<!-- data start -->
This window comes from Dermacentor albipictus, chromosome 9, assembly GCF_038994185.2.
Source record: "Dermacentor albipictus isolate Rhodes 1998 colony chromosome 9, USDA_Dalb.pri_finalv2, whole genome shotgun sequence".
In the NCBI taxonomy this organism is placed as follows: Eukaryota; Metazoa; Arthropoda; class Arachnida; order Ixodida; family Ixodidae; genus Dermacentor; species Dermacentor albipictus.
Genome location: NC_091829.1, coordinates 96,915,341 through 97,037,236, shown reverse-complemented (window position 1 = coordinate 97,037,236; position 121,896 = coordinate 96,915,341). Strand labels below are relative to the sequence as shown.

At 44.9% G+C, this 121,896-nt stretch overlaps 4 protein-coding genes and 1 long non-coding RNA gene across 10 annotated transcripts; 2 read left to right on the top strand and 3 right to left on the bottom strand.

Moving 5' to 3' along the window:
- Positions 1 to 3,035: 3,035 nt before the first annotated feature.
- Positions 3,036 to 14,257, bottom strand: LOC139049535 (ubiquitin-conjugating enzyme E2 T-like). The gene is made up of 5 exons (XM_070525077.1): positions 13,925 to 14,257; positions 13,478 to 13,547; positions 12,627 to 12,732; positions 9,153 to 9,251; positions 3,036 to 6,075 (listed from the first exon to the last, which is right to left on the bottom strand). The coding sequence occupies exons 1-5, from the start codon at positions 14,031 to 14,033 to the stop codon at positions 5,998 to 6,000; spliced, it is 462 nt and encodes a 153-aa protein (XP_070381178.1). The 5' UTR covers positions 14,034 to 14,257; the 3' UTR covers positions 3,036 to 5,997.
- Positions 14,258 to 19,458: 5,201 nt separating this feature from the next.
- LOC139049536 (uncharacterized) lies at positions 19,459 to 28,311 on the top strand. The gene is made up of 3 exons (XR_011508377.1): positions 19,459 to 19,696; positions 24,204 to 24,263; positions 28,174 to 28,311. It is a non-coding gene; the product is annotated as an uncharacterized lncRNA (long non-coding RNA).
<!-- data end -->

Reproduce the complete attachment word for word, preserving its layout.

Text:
This window comes from Dermacentor albipictus, chromosome 9, assembly GCF_038994185.2.
Source record: "Dermacentor albipictus isolate Rhodes 1998 colony chromosome 9, USDA_Dalb.pri_finalv2, whole genome shotgun sequence".
In the NCBI taxonomy this organism is placed as follows: Eukaryota; Metazoa; Arthropoda; class Arachnida; order Ixodida; family Ixodidae; genus Dermacentor; species Dermacentor albipictus.
Genome location: NC_091829.1, coordinates 96,915,341 through 97,037,236, shown reverse-complemented (window position 1 = coordinate 97,037,236; position 121,896 = coordinate 96,915,341). Strand labels below are relative to the sequence as shown.

At 44.9% G+C, this 121,896-nt stretch overlaps 4 protein-coding genes and 1 long non-coding RNA gene across 10 annotated transcripts; 2 read left to right on the top strand and 3 right to left on the bottom strand.

Moving 5' to 3' along the window:
- Positions 1 to 3,035: 3,035 nt before the first annotated feature.
- Positions 3,036 to 14,257, bottom strand: LOC139049535 (ubiquitin-conjugating enzyme E2 T-like). The gene is made up of 5 exons (XM_070525077.1): positions 13,925 to 14,257; positions 13,478 to 13,547; positions 12,627 to 12,732; positions 9,153 to 9,251; positions 3,036 to 6,075 (listed from the first exon to the last, which is right to left on the bottom strand). The coding sequence occupies exons 1-5, from the start codon at positions 14,031 to 14,033 to the stop codon at positions 5,998 to 6,000; spliced, it is 462 nt and encodes a 153-aa protein (XP_070381178.1). The 5' UTR covers positions 14,034 to 14,257; the 3' UTR covers positions 3,036 to 5,997.
- Positions 14,258 to 19,458: 5,201 nt separating this feature from the next.
- LOC139049536 (uncharacterized) lies at positions 19,459 to 28,311 on the top strand. The gene is made up of 3 exons (XR_011508377.1): positions 19,459 to 19,696; positions 24,204 to 24,263; positions 28,174 to 28,311. It is a non-coding gene; the product is annotated as an uncharacterized lncRNA (long non-coding RNA).